Food & Drink
Long Live Dive Bars
We raise a Boh to Baltimore’s old-school watering holes.

By Lydia Woolever

Photography by J.M. Giordano

Lettering by Luke Lucas

Spot illustrations by Jason Schneider

ALLY HUTCHINS HAS SPENT MOST OF HER LIFE behind the bar at 1919. On a Wednesday evening in late October, the 60-year-old Baltimore native stands with her back to the register, taking drink orders from patrons who arrive as soon as the door opens at 5 p.m.

“Hi, Dominic—what can I get for ya?” she shouts to a regular, her gray braid swinging as she lets out a raspy laugh and The Young Rascals’ 1967 “Groovin’” plays softly on the stereo.

By all accounts, Hutchins is at home here, as her family bought the place and its blue neon sign back in 1984, and she now lives upstairs with her husband, John, and their bull terrier, Sniffy. Usually, though, she’s downstairs, amidst the tchk of beer cans and above the other loose-leashed dogs who mosey in through the alley of this neighborhood hangout, tucked back from busy Fleet Street on the eastern edge of Fells Point. In fact, blink, and you can miss it. Though not once you’re inside.

“Put something up and it never comes down,” she says, looking around the shrine-like walls, where every inch is covered in fading photographs, folk art, bumper stickers, cattle skulls, and Christmas lights that glow year-round—an eclectic patina that reflects the cast of local characters who have made this place their bar.

“We’ve had two deaths here, one wedding, and some people have even told me that they got pregnant because of my drinks,” says Hutchins. “But at the end of the day, it’s just a bar. Sometimes magic happens. Sometimes nothing does.”

Of course, such stardust does not grace every drinking establishment, and bars like 1919 have become an endangered species. Today, we call them dive bars, which was once heard as an insult but is. now an undeniable term of endearment, particularly in these changing times. As longtime owners age out, new developers increasingly move in, leaving a sleek homogeny of high-end cocktail bars and hipsterfied microbreweries in their wake.

Dive bars, by contrast, defy definition, ranging in the eye of the beholder from simple, old-school, corner taverns, beloved for their bouffanted barkeeps, to rough-around-the-edges drinking dens, with loud music and dim lighting. Always, they sell affordable drinks and lack most modern amenities. Maybe there’s a jukebox, or a dartboard, and often, a well-worn pool table. The faint whiff of cigarette smoke is commonplace. As is Keno. Don’t expect a website or social media—just know that they close late (or at a last-minute time of their choosing) and a handful still open at sunrise. Night and day, there are regulars, many of whom live within crawling distance.

“People would probably strike if we closed, so we keep going,” says Ana Marie Cushing of Cat’s Eye Pub on Thames Street, even as neighbors like BAR and The Wharf Rat fall like dominoes.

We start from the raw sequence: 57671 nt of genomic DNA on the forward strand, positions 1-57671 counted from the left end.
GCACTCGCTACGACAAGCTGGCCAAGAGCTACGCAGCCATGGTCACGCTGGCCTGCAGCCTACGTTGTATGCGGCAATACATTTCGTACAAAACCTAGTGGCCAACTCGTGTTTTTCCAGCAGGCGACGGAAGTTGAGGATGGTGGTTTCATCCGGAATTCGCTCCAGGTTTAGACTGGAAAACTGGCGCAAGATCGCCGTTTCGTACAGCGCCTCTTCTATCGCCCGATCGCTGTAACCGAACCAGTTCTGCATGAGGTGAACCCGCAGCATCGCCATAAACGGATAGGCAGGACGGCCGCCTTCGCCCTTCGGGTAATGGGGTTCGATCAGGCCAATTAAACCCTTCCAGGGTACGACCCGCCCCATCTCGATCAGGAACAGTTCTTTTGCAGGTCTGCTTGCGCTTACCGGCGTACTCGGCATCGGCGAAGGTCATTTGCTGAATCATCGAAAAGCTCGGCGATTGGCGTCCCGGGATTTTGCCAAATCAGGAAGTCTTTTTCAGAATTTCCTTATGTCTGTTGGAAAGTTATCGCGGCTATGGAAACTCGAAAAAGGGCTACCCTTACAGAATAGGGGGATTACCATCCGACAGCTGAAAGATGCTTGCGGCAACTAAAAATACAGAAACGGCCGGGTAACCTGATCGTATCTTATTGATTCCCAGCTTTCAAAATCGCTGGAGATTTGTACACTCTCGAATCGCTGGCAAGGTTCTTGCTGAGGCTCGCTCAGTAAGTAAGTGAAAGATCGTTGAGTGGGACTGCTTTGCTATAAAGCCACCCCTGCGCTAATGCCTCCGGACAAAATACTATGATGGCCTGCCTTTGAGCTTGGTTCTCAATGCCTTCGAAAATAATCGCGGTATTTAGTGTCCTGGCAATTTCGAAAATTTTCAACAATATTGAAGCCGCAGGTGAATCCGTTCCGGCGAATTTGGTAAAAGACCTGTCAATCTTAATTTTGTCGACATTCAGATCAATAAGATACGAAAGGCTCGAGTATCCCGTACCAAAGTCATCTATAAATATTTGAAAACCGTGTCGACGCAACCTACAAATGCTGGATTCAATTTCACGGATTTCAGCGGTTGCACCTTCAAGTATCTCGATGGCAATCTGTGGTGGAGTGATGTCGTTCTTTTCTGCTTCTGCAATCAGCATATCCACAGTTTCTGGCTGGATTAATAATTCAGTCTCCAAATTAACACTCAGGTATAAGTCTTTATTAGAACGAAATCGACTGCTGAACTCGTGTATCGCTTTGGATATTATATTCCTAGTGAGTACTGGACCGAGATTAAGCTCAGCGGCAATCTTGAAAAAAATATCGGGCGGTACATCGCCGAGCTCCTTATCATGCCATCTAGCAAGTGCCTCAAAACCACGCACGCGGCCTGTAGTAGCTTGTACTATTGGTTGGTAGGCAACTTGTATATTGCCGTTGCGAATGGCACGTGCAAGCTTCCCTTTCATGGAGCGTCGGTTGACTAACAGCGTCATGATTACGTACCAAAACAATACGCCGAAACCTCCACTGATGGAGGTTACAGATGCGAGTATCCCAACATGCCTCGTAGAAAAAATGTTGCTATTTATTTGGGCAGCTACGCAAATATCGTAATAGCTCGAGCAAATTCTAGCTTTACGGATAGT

Above: Scenes from 1919 in Fells Point.

In Baltimore, neighborhood bars were once a dime a dozen—some straightlaced, some rowdy—with seemingly every block offering a beer and a shot to a mix of shift workers, sailors, artists, newspapermen, and other street-roving souls. In 1968, there were 2,200 liquor licenses to today’s 1,221, and by 1979, Baltimore magazine predicted that, soon enough, “New bars will all look the same, and how a drinker is to tell one hanging-fern/exposed-brick/butcher-block-tabled spot from another escapes [us].” That proved alarmingly prescient. Then the coronavirus pandemic closed even more of these one-of-a-kind haunts for good.

“When one place goes, a little piece of you goes with them,” says Andy Norris, second-generation owner of Bertha’s Mussels, which will shutter on South Broadway this month after 50 years in business. “People come here from other places and find their own families. Which epitomizes Charm City.”

Indeed, these bars are intertwined in Baltimore’s identity—frayed tethers to its underdog spirit and blue-collar roots, crumbling temples of simpler times. Here, conversation conquers digital scrolling, and community is formed over strong-pour communion. At their best, these are everyman spaces—where regardless of age, class, race, or gender, everyone can come together over the Orioles, Utz, and Natty Boh. Though some have undoubtedly opened their arms to outsiders more than others.

“We welcome everybody,” says Ben Franklin, veteran bartender at the Mt. Royal Tavern in Mid-Town Belvedere. “That is, until you become an asshole—then we throw you out.”

No nonsense. No nostalgia. No irony. No frills. No fuss. Baltimore dives hold the line between the past and future, where behind brick glass and Formstone facades this city can remember where it came from, and, with a good buzz, consider where it wants to go.

At the very least, we can still pull up a barstool and push the limits of last call just a little bit longer, particularly at watering holes like those featured below.